The Manitoba government has promised $3 million in funding to help build a healing village to help at-risk Indigenous women and girls.
Planned by the Indigenous women-led organization, Clan Mothers, the healing village will provide supports for women who have been victims of multi-generational trauma, sexual violence, sexual exploitation and human trafficking.
“The healing village will use treatment models that incorporate Indigenous methodologies and we will revisit the long-standing Indigenous matrilineal model of healing,” explained Elder Mae Louise Campbell, co-founder, Clan Mothers Healing Village, in a government news release.
“As sexual exploitation and trafficking continue to be social injustices experienced by Indigenous women, it is time for a change.”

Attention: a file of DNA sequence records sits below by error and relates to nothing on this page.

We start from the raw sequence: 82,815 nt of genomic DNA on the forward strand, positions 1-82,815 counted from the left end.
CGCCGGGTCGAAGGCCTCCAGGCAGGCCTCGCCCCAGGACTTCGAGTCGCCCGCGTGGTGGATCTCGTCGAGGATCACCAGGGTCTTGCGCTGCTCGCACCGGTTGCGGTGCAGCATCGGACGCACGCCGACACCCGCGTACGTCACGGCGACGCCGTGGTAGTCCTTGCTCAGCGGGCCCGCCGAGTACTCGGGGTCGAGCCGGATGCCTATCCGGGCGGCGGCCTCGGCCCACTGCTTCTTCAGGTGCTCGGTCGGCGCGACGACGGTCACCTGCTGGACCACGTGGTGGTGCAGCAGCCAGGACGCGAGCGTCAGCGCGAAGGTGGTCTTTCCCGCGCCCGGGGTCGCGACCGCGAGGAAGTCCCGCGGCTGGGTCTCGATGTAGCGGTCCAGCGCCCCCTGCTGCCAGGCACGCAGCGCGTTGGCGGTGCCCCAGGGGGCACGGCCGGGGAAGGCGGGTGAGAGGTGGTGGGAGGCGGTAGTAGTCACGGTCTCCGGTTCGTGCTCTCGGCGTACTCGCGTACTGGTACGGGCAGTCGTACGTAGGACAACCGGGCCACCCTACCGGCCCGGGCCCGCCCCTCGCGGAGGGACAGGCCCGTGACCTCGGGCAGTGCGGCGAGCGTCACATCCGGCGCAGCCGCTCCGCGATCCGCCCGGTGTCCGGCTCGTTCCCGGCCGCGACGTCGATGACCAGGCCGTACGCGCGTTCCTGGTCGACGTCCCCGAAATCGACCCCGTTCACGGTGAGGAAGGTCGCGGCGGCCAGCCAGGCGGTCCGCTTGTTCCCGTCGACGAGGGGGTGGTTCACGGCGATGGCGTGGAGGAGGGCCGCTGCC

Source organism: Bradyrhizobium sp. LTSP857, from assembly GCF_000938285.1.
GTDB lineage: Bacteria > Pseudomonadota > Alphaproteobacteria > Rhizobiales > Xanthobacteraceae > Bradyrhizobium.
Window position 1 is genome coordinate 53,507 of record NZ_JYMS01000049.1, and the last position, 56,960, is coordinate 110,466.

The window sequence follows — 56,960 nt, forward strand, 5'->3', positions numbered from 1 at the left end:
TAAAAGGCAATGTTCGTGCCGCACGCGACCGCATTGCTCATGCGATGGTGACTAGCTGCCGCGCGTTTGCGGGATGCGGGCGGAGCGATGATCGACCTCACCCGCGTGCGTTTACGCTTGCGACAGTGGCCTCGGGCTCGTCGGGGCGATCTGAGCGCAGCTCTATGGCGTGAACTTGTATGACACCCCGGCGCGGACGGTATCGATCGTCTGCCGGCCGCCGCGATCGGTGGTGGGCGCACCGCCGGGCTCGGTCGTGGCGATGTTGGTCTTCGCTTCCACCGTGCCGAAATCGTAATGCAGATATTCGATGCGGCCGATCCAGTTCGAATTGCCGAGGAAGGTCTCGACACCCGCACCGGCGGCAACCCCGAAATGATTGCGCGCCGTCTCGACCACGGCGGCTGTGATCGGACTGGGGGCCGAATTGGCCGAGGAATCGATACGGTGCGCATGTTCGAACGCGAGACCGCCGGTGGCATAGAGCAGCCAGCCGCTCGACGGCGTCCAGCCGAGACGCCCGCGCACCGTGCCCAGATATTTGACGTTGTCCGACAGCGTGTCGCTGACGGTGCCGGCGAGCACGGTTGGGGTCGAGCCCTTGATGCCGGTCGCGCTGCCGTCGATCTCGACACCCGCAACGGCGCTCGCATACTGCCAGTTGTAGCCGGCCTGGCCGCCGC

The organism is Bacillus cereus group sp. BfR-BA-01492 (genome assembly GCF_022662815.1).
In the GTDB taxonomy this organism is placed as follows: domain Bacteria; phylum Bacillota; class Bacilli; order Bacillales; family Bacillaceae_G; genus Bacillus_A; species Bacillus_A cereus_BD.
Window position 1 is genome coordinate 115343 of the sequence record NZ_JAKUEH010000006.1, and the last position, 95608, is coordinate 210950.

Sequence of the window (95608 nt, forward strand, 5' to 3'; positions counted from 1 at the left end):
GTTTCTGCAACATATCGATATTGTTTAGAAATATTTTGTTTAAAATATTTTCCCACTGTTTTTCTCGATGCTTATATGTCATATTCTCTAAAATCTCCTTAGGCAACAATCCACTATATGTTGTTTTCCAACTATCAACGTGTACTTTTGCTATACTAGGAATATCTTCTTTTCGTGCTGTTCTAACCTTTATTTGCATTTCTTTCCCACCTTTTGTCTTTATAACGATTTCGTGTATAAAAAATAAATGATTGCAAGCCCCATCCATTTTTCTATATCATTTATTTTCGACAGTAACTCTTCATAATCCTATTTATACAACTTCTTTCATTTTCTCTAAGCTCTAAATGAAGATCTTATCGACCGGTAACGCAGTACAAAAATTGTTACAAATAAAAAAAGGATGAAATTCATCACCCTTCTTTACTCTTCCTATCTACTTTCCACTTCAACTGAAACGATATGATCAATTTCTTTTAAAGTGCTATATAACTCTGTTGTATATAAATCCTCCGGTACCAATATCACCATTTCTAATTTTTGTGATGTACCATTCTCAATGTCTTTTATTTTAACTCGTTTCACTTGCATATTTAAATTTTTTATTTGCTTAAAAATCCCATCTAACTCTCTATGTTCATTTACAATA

The village will be built on land near Victoria Beach that officials said has been donated by the Catholic Church. Construction is expected to begin in the spring.
A release from the province said participants will be able to develop relationships with elders and women with lived experience while living at the village, and participants will be able to keep their families with them while taking part in the centre’s programs.
“At this site, the collective insights and sharing of experiential voices, Indigenous elders, leaders, partners and allies will combine to create a foundation for meaningful transformation and growth,” said Manitoba Families Minister Rochelle Squires.
“This program is sure to provide women with healing and growth as they prepare to return to their lives.”
More to come.
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